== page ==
Title IX coordinator: More than just a mandatory role

For Title IX coordinators to fulfill their crucial role in a school’s compliance, they will want to work closely with many units across campus including human resources, student conduct, athletics and others.
Kathleen Dion & Sabrina Galli
Kathleen Dion & Sabrina Gallihttps://rc.com/
Kathleen Dion is chair of Robinson+Cole’s Education Industry Team, representing private schools, colleges and universities in a variety of civil matters. Sabrina Galli is a member of Robinson+Cole's Business Litigation Group and Education Industry Team, representing corporate clients in general commercial litigation matters.

One of the most important administration positions at colleges and universities right now is the Title IX coordinator. All schools receiving federal financial assistance must designate at least one employee as their coordinator, who is responsible for not only understanding Title IX’s evolving requirements but for ensuring the school’s compliance with them. Coordinators should not only be well-versed in the law but also ensure that the school’s practices and procedures remain up to date. In light of the new Title IX regulations that schools must implement by August 1, the role is of even greater importance.

With the new regulations come new standards for compliance that Title IX coordinators are tasked with knowing. Given that the new regulations also encompass “all forms of sex-based discrimination,” rather than only sexual harassment, the scope of compliance has increased significantly. This article will discuss some key areas where coordinators are particularly crucial, including changes that schools will want to keep in mind as they prepare for the deadline.


Title IX regulations require that schools train all employees about their obligations to address sex discrimination and the applicable reporting requirements annually. While informal resolution facilitators, investigators and decision makers have additional training requirements, Title IX coordinators must undergo the most training. Specifically, they must also be trained on impartiality, conflict and bias, the school’s informal resolution process, grievance procedures and evidence, as well as pregnancy, parenting and discrimination recordkeeping.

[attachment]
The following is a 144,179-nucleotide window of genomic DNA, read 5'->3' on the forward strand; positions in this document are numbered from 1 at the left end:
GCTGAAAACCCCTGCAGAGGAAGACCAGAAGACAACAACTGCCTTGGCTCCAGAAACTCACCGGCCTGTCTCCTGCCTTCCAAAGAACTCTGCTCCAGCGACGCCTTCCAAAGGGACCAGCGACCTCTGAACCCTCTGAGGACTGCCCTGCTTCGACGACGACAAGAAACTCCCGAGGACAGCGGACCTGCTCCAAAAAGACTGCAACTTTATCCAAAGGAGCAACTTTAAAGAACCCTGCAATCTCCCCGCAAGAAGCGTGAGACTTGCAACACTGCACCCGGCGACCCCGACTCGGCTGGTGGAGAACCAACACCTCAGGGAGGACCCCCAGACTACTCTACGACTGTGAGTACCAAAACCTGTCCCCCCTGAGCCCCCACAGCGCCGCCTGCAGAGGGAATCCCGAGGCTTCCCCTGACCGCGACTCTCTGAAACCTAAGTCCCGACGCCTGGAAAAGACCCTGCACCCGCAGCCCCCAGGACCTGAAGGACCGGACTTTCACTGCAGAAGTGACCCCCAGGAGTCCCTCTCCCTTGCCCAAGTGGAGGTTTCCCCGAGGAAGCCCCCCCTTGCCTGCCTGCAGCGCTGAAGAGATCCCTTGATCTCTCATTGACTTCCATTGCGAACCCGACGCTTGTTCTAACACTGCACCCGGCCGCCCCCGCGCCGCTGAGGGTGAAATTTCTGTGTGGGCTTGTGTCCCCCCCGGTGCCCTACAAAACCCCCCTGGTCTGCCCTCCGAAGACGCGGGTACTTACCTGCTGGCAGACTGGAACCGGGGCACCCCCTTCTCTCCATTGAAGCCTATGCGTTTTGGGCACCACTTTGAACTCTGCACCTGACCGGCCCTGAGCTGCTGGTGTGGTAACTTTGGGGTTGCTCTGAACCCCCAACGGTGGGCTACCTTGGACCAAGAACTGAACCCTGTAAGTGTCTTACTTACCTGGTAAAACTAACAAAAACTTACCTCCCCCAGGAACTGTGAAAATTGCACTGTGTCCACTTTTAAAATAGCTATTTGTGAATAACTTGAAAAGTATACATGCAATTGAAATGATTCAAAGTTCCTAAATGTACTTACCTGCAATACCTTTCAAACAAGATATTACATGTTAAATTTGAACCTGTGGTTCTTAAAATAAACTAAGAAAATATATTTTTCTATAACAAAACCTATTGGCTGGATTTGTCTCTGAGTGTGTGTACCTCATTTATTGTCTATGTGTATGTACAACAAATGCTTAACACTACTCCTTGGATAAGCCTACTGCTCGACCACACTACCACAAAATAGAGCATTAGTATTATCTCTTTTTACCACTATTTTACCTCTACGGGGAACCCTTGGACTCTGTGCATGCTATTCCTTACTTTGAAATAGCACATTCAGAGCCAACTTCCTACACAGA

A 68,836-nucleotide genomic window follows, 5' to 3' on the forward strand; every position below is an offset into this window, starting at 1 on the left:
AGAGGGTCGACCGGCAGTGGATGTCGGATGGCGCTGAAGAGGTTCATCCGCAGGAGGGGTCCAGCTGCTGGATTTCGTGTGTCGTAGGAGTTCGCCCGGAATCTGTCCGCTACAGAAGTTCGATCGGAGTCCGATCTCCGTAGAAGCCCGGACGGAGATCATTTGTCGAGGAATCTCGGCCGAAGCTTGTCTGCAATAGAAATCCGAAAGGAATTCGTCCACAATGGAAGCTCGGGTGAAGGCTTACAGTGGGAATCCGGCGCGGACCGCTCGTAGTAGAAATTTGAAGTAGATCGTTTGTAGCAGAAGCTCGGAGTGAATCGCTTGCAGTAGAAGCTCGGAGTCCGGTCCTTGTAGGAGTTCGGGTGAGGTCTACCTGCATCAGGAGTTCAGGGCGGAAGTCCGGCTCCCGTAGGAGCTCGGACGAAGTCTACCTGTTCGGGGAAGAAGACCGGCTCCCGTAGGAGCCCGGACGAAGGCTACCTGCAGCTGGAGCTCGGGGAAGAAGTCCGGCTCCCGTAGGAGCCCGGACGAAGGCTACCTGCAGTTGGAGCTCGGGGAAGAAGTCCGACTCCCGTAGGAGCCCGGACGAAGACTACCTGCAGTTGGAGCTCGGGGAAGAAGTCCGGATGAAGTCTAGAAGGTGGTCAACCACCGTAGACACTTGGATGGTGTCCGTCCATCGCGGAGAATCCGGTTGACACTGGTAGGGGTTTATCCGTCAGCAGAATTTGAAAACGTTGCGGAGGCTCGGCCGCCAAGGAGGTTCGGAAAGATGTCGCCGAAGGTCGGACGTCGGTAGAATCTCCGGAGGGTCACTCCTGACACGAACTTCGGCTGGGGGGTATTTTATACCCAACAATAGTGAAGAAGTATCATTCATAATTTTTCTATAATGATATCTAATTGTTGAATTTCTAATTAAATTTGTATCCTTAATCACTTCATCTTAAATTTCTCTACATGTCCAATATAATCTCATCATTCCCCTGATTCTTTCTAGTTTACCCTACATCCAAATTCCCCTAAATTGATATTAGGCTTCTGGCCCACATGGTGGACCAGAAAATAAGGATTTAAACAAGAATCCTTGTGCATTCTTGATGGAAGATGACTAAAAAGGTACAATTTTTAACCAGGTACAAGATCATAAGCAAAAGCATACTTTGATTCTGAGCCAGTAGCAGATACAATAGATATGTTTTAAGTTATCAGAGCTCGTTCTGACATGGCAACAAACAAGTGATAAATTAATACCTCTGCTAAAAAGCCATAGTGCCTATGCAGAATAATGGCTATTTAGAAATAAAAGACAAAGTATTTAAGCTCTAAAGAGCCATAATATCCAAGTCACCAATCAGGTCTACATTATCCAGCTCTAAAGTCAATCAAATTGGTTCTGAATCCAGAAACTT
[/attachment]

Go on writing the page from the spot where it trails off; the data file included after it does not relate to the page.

Further, as discussed as part of the training, all reports of such discrimination get funneled through the Title IX coordinator, either because the reporting regulations require the employee to notify the Title IX coordinator directly or require the employee to provide the coordinator’s contact information.

Expansion of jurisdiction of Title IX

The 2020 Title IX regulations prohibited investigation of conduct outside of an education program or activity. However, the new iteration also applies to

  1. Conduct outside of the United States (e.g., study abroad programs)
  2. Conduct that occurs in a building owned or controlled by a recognized student organization
  3. Conduct subject to the institution’s disciplinary authority

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Therefore, the breadth of activities that Title IX Coordinators must be aware of has significantly increased.

Policy drafting

Title IX Coordinators are also responsible for ensuring that the school’s policies are up to date, and the new regulations include an expanded requirement to adopt, publish and implement nondiscrimination policies, grievance procedures and notices of nondiscrimination. For example, the schools must have policies that prohibit retaliation (including peer retaliation) and respond to information and complaints of retaliation using the same procedures used for other forms of sex discrimination. Additionally, a notice of non-discrimination must now be provided to students, employees, applicants for admission and employment and all unions and professional organizations holding collective bargaining agreements.

Grievance procedures

Lastly, the new Title IX regulations revamp the grievance process, giving schools more autonomy in creating their procedures. That said, the new grievance process regulations also apply to a broader scope of conduct and no longer require a formal, written complaint, which will undoubtedly expand the investigation requirements of the Title IX Coordinator.

Before the August deadline, Title IX coordinators should evaluate

  • Whether the school should develop a one-size-fits-all all grievance procedure or different grievance procedures for different types of complaints
  • Whether it wants to use a single investigator model and/or live hearings
  • What role—if any—advisors will play in the process
  • Whether the different roles in the grievance procedure will be filled with internal employees or outsourced

Regardless of how a school decides to move forward for conduct occurring after the deadline, the current grievance procedures will still need to be followed for conduct that occurred beforehand.

Ultimately, for Title IX coordinators to fulfill their crucial role in a school’s compliance, they will want to work closely with many units across campus including human resources, student conduct, athletics and others.


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